8 Ways to Tell If Pocket Watch Is Gold

Do you want a pocket watch? Have you always loved the look of such jewelry? Are you interested in gold pocket watches in particular? Do you believe it will enhance your appearance and give you an air of elegance? Are you concerned that your inexperience with gold pocket watches may lead you to make a bad purchase? Are you worried that you will not be able to tell a real gold pocket watch from a fake one?

To some people, a gold pocket watch is more of a costume item than a real accessory that someone would wear. It harkens back to the Victorian era when they served as a mark of a gentleman. But this is a wrong-headed view of this jewelry. Gold pocket watches are still being designed and manufactured, and there is a large market for them. There is also a booming trade in antique or vintage gold pocket watches.

If you intend to purchase or sell a gold pocket watch of either type, then you should be sure about its authenticity.

The best way to get a real gold pocket watch

The most efficient and time-saving way to purchase a real gold pocket watch is to shop at a well-known and reputable vendor. You have two options here.

You can buy the pocket watch from a retail chain store that specializes in selling such jewelry or you can buy directly from the manufacturer. You will pay standard market prices, but you will be guaranteed to take home a real gold pocket watch.

First appearances matter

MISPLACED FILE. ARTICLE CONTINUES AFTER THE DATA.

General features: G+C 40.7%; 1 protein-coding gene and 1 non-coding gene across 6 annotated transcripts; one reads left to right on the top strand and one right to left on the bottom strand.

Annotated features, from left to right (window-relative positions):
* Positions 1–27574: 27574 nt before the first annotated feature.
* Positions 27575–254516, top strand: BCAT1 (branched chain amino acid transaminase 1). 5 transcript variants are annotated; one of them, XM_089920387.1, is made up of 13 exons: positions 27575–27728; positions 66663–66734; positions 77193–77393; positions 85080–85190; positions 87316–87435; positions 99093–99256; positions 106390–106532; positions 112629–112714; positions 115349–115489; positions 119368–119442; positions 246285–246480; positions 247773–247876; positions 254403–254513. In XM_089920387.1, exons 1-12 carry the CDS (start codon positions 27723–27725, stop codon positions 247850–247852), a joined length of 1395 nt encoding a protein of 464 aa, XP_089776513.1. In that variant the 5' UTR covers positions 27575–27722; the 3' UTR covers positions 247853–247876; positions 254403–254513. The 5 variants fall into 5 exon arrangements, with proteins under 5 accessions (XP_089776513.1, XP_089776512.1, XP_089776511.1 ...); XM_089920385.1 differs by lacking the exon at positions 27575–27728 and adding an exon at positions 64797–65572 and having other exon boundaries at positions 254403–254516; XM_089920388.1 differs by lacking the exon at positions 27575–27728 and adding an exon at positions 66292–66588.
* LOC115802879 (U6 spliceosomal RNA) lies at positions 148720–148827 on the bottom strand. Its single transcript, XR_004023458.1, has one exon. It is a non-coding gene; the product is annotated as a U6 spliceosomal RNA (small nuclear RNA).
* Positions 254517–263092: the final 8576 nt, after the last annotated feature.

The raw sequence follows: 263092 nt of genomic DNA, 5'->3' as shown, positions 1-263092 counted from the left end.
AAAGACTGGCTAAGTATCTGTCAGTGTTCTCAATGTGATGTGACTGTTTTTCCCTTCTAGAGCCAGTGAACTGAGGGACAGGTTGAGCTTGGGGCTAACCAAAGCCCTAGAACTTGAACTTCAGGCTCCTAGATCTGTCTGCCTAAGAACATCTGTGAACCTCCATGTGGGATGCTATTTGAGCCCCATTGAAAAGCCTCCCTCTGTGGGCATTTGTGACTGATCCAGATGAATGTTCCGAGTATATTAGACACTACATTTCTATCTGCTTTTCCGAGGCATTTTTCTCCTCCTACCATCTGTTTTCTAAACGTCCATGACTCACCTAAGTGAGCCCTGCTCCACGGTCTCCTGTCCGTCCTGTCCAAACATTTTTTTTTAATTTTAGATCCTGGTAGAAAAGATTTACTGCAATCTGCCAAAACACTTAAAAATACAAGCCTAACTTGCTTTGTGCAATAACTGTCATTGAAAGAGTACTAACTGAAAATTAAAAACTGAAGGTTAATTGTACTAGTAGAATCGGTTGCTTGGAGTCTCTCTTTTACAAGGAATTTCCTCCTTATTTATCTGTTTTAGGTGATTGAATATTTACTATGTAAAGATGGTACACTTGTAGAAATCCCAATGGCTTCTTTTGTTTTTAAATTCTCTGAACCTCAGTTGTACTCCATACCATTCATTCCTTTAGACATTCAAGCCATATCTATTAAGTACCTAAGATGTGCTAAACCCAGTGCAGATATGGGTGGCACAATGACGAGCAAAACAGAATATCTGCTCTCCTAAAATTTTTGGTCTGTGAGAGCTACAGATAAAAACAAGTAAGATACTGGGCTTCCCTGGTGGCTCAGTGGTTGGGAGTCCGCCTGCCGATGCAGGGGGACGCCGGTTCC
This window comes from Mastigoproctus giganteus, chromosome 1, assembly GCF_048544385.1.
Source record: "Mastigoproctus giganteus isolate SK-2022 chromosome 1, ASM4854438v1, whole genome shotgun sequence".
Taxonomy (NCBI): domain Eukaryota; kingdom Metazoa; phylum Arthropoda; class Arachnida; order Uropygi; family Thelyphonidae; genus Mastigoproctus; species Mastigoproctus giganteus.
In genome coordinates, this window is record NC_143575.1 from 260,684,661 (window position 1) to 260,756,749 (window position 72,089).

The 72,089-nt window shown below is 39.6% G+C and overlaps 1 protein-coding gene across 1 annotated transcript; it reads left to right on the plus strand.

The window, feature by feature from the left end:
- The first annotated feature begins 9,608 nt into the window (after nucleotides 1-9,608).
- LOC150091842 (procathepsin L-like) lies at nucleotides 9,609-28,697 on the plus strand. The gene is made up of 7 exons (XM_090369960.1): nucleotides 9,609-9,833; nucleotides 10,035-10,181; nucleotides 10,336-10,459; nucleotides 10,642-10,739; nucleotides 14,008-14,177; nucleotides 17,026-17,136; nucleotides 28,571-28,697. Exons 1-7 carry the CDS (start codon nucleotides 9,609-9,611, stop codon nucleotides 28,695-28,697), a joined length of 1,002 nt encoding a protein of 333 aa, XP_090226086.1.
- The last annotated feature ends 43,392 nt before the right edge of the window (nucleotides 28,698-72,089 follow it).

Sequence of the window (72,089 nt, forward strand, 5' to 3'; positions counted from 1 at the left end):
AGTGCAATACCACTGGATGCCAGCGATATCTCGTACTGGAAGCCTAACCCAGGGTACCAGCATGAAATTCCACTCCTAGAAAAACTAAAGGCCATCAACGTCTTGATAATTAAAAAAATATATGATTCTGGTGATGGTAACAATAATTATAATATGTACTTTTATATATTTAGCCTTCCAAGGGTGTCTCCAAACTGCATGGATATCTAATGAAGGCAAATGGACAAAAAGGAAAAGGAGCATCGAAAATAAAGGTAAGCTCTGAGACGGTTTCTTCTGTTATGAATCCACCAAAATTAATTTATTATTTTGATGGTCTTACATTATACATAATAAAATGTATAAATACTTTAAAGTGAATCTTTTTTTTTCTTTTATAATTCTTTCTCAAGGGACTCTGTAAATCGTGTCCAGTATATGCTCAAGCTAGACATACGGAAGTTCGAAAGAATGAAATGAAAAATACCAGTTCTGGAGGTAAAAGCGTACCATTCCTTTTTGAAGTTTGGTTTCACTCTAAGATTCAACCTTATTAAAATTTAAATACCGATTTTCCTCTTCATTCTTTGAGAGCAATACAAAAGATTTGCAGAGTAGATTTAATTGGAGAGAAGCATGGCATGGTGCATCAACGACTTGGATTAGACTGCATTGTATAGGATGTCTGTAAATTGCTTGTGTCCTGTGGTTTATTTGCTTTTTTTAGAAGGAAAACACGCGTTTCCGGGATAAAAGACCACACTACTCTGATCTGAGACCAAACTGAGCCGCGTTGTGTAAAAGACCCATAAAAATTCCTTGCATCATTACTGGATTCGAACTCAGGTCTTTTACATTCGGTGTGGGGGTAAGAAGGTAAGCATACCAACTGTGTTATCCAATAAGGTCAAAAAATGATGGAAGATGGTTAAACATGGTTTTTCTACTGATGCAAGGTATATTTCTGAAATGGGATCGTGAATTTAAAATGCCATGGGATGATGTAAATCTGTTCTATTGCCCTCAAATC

First appearances matter
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If you go outside this conventional buying space, you will need to be more careful. Just because you don’t buy your gold pocket watch from a shady character on the street doesn’t mean you will not be defrauded. You will need to keep your guard up even when dealing with smaller jewelry shops as well.

Although you cannot tell if a pocket watch is real gold with a simple glance, you should not buy it if it is discolored in any way. You should also be wary if you do not recognize the name of the manufacturer.

Vintage gold pocket watches

If you have received a gold pocket watch as part of an inheritance, there are ways you can test its authenticity. Doing so is not a wasteful exercise.

A real gold pocket watch can be worth a great deal of money—especially if it is a limited edition or was made by a company that was well known for making high-quality watches.

In such instances, the person who originally purchased the watch may have known its value. But this knowledge may have been lost as the jewelry was passed down as an heirloom from one generation to the next.

Testing for real gold

You should not allow the opportunity to test the authenticity of the pocket watch pass by. Here are some of the tests you can conduct:

1. The stamp test

The stamp test

Most gold jewelry is not made of pure gold. The latter is too soft and unstable to shape into an item that can be worn. The gold must be blended with other metal alloys to make a pocket watch that is sturdy and durable.